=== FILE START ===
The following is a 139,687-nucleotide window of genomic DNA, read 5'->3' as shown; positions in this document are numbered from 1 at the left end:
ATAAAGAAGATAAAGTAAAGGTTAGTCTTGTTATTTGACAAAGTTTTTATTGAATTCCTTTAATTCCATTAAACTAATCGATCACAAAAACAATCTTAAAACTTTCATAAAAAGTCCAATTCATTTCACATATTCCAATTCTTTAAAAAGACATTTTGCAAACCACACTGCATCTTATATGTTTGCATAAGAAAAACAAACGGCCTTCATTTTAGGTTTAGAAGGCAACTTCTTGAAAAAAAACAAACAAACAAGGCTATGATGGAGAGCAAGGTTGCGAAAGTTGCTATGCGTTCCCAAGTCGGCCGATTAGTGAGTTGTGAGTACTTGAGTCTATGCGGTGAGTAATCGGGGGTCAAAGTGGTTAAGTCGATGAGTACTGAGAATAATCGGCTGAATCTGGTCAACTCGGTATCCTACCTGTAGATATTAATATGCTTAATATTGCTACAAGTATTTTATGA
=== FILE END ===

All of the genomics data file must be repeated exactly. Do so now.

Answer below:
The following is a 139,687-nucleotide window of genomic DNA, read 5'->3' as shown; positions in this document are numbered from 1 at the left end:
ATAAAGAAGATAAAGTAAAGGTTAGTCTTGTTATTTGACAAAGTTTTTATTGAATTCCTTTAATTCCATTAAACTAATCGATCACAAAAACAATCTTAAAACTTTCATAAAAAGTCCAATTCATTTCACATATTCCAATTCTTTAAAAAGACATTTTGCAAACCACACTGCATCTTATATGTTTGCATAAGAAAAACAAACGGCCTTCATTTTAGGTTTAGAAGGCAACTTCTTGAAAAAAAACAAACAAACAAGGCTATGATGGAGAGCAAGGTTGCGAAAGTTGCTATGCGTTCCCAAGTCGGCCGATTAGTGAGTTGTGAGTACTTGAGTCTATGCGGTGAGTAATCGGGGGTCAAAGTGGTTAAGTCGATGAGTACTGAGAATAATCGGCTGAATCTGGTCAACTCGGTATCCTACCTGTAGATATTAATATGCTTAATATTGCTACAAGTATTTTATGA